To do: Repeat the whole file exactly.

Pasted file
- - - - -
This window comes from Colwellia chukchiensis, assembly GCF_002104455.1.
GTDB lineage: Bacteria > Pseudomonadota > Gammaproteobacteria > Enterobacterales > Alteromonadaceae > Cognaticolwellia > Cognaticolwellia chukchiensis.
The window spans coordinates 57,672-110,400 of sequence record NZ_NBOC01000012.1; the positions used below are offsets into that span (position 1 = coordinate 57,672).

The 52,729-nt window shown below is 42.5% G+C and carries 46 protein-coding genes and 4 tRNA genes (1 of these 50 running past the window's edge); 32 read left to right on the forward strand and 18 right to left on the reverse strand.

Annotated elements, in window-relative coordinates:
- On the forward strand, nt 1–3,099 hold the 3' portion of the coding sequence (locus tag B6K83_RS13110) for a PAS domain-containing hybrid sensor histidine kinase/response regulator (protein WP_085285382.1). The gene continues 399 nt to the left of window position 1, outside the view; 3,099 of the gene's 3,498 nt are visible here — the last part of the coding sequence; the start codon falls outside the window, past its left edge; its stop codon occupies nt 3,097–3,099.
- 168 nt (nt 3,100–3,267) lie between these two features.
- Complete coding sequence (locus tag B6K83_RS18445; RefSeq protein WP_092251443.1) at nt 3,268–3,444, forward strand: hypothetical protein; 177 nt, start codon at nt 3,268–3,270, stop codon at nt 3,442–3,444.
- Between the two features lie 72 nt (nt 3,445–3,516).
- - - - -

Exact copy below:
This window comes from Colwellia chukchiensis, assembly GCF_002104455.1.
GTDB lineage: Bacteria > Pseudomonadota > Gammaproteobacteria > Enterobacterales > Alteromonadaceae > Cognaticolwellia > Cognaticolwellia chukchiensis.
The window spans coordinates 57,672-110,400 of sequence record NZ_NBOC01000012.1; the positions used below are offsets into that span (position 1 = coordinate 57,672).

The 52,729-nt window shown below is 42.5% G+C and carries 46 protein-coding genes and 4 tRNA genes (1 of these 50 running past the window's edge); 32 read left to right on the forward strand and 18 right to left on the reverse strand.

Annotated elements, in window-relative coordinates:
- On the forward strand, nt 1–3,099 hold the 3' portion of the coding sequence (locus tag B6K83_RS13110) for a PAS domain-containing hybrid sensor histidine kinase/response regulator (protein WP_085285382.1). The gene continues 399 nt to the left of window position 1, outside the view; 3,099 of the gene's 3,498 nt are visible here — the last part of the coding sequence; the start codon falls outside the window, past its left edge; its stop codon occupies nt 3,097–3,099.
- 168 nt (nt 3,100–3,267) lie between these two features.
- Complete coding sequence (locus tag B6K83_RS18445; RefSeq protein WP_092251443.1) at nt 3,268–3,444, forward strand: hypothetical protein; 177 nt, start codon at nt 3,268–3,270, stop codon at nt 3,442–3,444.
- Between the two features lie 72 nt (nt 3,445–3,516).